Heroes of the Falklands used to be an expansion game called Ring of Hills that required a WW2 base game, Band of Heroes, to play. Needing a WW2 base game to play a modern expansion was bonkers. Thus we made it into a complete game. In doing so, we had to make some decisions. The corvette Guerrico was one of those. In Ring of Hills it was one whole counter. For all of our new LnLT games we've created a new counter die (not something you roll) for our countersheets, and it didn't make any sense to make an entire die for one counter in one game, for a counter that doesn't even move. Yes, the Guerrico does not move. Because of that, we decided to divide it in to three 5/8" counters. It has all the necessary information required on it and is fully serviceable. (We also have a downloadable pdf of a whole Guerrico in the resource section of our Web site.) If it moved, we most certainly would have made it a complete counter.

As for Government House being made of Building counters, that's how it was designed in Ring of Hills, and that's what made sense with the maps and counters in the available mix at the time.

The SAS played an important historical role in the Falklands War. They were not in any of the 12 original scenarios in Ring of Hills. The SBS, however, are in one scenario I designed for Line of Fire magazine, for which I didn't have specific counters. Sometimes you have to make due with what you have. I used Royal Marines and gave them extra abilities via Special Scenario Rule, a viable solution. And we added this scenario to Heroes of the Falklands, to give gamers an extra scenario to play. So your "con" about the SAS is unfounded as they are not in the game.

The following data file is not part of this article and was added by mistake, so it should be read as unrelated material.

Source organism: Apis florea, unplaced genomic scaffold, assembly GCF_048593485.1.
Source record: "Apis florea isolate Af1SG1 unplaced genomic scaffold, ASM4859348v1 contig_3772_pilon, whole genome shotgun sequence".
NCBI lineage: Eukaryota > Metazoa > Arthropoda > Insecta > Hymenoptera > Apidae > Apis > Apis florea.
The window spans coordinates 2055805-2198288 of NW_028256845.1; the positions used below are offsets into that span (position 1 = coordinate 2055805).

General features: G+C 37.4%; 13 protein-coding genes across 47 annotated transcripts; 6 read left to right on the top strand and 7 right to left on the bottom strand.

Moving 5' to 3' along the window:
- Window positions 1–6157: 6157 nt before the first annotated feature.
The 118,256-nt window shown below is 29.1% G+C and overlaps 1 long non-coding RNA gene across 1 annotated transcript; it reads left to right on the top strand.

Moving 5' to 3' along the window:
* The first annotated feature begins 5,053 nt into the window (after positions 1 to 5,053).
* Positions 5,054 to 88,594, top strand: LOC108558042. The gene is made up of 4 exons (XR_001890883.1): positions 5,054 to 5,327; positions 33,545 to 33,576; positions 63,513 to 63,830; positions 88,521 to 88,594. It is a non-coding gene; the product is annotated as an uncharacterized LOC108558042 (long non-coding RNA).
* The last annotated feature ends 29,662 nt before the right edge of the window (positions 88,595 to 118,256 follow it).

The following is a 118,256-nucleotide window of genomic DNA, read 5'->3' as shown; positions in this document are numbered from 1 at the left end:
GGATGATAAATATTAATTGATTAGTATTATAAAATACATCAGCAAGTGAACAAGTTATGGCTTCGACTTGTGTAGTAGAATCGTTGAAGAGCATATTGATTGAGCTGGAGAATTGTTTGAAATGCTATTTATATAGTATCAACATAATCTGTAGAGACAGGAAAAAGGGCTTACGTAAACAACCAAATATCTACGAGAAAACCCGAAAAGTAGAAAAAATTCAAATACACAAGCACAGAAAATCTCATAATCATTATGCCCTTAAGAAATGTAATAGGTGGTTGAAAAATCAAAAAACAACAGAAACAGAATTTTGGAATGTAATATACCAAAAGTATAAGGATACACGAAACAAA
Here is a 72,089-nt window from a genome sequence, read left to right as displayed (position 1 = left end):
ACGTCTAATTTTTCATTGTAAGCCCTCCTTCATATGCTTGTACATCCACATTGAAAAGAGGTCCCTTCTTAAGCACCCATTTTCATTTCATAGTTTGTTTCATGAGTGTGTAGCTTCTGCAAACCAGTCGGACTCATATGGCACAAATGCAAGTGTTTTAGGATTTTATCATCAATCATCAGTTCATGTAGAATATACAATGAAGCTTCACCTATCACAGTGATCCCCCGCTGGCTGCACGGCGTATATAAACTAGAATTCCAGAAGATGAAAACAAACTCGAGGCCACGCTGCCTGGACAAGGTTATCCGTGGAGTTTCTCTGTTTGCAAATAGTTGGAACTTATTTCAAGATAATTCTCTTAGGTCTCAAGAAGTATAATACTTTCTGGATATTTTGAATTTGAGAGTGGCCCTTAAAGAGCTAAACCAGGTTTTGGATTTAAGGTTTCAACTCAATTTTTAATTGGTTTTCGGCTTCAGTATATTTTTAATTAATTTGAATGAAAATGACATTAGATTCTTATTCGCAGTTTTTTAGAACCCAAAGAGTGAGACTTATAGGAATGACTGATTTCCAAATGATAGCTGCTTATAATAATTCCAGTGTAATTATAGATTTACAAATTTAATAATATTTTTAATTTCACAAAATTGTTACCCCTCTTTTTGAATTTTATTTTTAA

Of all the modifiers . . . again, the more you play the less you will be overwhelmed by this. We've included the numerous player-aid cards to help. After you've played a few scenarios they will become internalized, I promise you.

Things to look forward to: I will be designing a Falklands scenario pack at some point.

Create a believable story-line for your mercenary force idea and we'll see what we can do.

Best regards,
Jeff
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Charles Hazelton
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Fair enough.

I am definately enjoying the game and I am willing to give the rules time to sink in.

Apologies when I refered to the SAS I mean't the scenario for the SBS.

I would love to see a scenario pack for the Falklands and I would love if you could include the raid on pebble island.

I love to see new counters for the Scots guards, SAS and the SBS as well as counters for a Marine sniper etc to prevent proxying.

The idea for the Mercenary force would be based arond a leader character that can advance their stats with experience. The unit they are building would play solo scenarios draw from a deck of scenario cards. Sucessfully completing scenarios would award resources that could be exchanged for new equipment or units or to improve units you already have.

The narrative would come from each initiall leader forming the mercenary band drawing a background card (similiar to the hero abilities) and the missions themsleves telling a story.